The Committee feels that the most important aspect of this proposal by the Department of Health is the implementation of the quitnet, quitline and quitcenters.  These three tools would be critical in helping people to stop smoking.  The quintet provides a computer based online support and information system that helps the smoker stop.  This service and the quitline are free to the public.  These ideas are very beneficial to the student public and should be advertised on campus as per the recommendation of the Student Affairs Committee.  The Committee was a bit skeptical of the quitcenters as they would most likely charge students for the service; however the committee also supports this, since some students may feel the need for a more personal environment.

The one concern that the committee has with the implementation of this program is that the students do not want to be pressured to stop smoking.  The implementation of this program should be a subtle one in that posters and pamphlets should not displayed in overabundance.  However, the program should be advertised enough so that students know it exists and know that there are additional options available other than the nicotine patch and other medications.  This is a great and inexpensive way for students to stop smoking, but should not be a tool used to force students to quit smoking.  This is the main concern of the committee, since present smokers do not want to be forced into anything that they do not want.  This is the recommendation of the Student Affairs Committee.

The Student Affairs Committee also evaluated the appropriateness of the idea to stop cigarettes from being sold on Rutgers University campuses.  The conclusion was that removing cigarettes would not prevent smokers from getting them. It would in no way help to stop smoking.  It would only make cigarettes harder and more costly to obtain, and lead to an angry Student public. Some of the concerns of the committee were that cigarettes are a major part of campus center sales, that it makes it more convenient for students to buy them, however it allows them to buy them in single packs.  It is the partial belief of the committee that if students had to go off campus to buy cigarettes they would buy them in bulk to prevent many trips to buy single packs. This would lead to an even more devastating situation for the smoker, as having more cigarettes to smoke would lead a more heavy smoking habit.  It was the final conclusion that students living on Rutgers University campuses are of age to buy cigarettes. It is the choice of the student as to which path they will take, whether it is smoke free or not.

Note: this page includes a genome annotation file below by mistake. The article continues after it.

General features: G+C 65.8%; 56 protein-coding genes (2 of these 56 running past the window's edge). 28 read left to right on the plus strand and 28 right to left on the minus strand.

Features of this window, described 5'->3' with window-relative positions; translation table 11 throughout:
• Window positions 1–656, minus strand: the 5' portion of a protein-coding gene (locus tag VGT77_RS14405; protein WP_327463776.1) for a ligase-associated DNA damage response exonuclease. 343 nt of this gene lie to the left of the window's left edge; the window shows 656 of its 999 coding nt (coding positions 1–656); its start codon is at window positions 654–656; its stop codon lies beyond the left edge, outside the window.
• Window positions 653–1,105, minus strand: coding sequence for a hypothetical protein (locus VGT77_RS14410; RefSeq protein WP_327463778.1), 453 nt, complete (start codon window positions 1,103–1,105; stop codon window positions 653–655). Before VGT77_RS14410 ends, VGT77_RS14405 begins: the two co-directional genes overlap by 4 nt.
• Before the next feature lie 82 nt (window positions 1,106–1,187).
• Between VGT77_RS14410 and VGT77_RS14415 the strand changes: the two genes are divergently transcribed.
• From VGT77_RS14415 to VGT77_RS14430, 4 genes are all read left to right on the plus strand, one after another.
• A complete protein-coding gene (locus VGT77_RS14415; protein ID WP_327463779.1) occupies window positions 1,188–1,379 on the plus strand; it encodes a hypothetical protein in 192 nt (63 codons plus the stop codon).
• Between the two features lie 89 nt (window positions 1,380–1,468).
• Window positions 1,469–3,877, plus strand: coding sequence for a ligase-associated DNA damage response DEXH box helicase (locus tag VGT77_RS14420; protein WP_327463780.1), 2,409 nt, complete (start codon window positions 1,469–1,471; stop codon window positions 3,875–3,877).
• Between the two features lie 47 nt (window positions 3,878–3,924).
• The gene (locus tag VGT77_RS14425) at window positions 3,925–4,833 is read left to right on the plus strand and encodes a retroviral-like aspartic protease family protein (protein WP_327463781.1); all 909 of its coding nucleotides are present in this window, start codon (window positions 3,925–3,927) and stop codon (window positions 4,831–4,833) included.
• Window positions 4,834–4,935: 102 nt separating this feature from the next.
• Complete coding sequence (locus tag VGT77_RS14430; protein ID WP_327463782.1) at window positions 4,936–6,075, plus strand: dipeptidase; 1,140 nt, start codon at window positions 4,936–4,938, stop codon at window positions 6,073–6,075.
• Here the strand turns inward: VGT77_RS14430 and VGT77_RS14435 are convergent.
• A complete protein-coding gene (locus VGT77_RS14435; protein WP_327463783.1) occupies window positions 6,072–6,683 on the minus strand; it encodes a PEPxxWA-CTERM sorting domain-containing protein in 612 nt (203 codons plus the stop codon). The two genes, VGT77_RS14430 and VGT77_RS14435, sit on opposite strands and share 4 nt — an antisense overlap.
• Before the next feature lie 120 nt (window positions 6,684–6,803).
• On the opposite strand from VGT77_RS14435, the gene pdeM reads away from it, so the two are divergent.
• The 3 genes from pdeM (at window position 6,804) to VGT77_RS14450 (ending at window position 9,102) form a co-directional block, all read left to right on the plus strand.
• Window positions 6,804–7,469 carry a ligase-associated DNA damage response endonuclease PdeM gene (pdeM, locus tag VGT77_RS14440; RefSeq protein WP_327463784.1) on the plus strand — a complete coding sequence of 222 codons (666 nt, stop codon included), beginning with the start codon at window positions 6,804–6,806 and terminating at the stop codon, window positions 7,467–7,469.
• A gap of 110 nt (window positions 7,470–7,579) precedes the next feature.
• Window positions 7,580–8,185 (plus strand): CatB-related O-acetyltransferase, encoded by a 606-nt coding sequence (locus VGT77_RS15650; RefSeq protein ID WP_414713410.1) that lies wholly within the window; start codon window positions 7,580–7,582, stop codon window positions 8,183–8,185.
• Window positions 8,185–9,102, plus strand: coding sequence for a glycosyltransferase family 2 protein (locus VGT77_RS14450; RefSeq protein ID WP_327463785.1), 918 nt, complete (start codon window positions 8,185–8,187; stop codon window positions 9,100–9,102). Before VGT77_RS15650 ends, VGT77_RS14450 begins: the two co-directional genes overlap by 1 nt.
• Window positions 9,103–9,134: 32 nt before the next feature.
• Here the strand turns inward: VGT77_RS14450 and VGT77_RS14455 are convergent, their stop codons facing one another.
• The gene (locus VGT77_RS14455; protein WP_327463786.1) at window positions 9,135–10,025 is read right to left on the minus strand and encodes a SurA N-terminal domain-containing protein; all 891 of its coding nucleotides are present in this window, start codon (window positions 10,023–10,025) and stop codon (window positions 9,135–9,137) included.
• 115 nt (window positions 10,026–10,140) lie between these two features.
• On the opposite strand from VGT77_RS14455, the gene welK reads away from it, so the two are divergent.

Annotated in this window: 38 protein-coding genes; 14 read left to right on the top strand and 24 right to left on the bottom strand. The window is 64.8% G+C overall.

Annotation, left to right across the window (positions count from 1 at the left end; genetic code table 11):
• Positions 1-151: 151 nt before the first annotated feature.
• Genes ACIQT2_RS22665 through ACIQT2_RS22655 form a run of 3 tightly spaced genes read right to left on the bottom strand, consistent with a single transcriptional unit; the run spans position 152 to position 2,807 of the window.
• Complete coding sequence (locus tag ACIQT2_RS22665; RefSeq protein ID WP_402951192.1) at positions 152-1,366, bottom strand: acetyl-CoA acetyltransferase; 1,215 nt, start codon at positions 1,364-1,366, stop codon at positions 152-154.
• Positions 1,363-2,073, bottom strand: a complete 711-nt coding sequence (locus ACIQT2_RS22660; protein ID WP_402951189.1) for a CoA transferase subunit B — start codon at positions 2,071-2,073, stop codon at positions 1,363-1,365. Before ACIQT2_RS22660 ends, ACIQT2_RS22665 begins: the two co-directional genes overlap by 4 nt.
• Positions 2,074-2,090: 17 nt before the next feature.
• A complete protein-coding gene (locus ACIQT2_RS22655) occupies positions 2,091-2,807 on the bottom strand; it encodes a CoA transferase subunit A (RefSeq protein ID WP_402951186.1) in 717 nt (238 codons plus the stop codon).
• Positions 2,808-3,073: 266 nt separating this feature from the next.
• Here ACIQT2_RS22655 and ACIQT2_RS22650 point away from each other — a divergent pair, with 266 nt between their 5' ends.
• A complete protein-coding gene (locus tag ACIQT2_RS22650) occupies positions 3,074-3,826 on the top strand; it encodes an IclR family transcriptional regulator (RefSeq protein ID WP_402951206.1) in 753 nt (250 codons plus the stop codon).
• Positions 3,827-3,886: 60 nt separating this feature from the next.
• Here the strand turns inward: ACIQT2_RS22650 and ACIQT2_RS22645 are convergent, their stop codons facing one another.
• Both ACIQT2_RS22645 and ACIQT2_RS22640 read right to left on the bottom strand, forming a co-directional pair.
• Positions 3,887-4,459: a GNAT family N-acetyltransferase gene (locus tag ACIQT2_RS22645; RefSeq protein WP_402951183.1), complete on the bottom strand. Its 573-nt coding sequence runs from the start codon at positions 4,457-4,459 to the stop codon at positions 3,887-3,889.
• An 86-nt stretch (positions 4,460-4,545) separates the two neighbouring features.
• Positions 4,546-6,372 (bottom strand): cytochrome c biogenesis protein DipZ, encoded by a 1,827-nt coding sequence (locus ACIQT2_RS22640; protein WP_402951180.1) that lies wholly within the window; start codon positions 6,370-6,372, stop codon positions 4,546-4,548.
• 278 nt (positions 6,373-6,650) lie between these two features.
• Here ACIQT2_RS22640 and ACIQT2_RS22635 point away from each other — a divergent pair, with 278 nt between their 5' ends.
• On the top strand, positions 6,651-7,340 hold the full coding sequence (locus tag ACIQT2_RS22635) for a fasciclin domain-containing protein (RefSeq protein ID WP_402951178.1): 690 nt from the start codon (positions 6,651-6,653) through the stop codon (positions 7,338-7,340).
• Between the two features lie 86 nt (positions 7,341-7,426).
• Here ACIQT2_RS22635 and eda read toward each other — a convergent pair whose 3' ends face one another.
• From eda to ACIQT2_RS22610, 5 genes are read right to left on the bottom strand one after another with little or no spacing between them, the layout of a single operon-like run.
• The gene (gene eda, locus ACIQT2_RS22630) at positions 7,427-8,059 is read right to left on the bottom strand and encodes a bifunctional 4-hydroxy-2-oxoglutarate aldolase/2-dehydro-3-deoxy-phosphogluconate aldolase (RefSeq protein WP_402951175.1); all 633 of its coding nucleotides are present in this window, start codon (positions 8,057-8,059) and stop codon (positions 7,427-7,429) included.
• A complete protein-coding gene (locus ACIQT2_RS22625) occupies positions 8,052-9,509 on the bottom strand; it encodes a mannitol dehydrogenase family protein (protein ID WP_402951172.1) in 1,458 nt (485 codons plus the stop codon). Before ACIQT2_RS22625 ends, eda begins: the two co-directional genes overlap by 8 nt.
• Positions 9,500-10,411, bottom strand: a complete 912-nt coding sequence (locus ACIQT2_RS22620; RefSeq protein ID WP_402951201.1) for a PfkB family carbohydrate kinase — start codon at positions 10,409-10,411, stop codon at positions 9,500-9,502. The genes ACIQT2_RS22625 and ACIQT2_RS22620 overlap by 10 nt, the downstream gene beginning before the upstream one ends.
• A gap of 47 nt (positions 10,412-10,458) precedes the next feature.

In conclusion, the Student Affairs Committee does endorse the "Get off your butts" campaign on all Rutgers University Campuses, but does not support the interest of the New Jersey Department of Health to force students to stop smoking. Instead we would recommend to the Department of Health that they considering taking a more factual, and informational approach to getting people to stop smoking.  The Committee would like to see this program implemented, but within reason and with the approach of supporting those who want to quit smoking, but not becoming a burden to those who do not.  Lastly, the committee does not support the cessation of cigarette sales on college campuses.  It is the opinion of the committee that in the long this would lead to already present smokers, smoking more often.  It is also the opinion of the committee that most students at Rutgers are of the age to legally purchase cigarettes and that they should not be prevented from doing so.

Respectfully submitted,
Rutgers University Senate Student Affairs Committee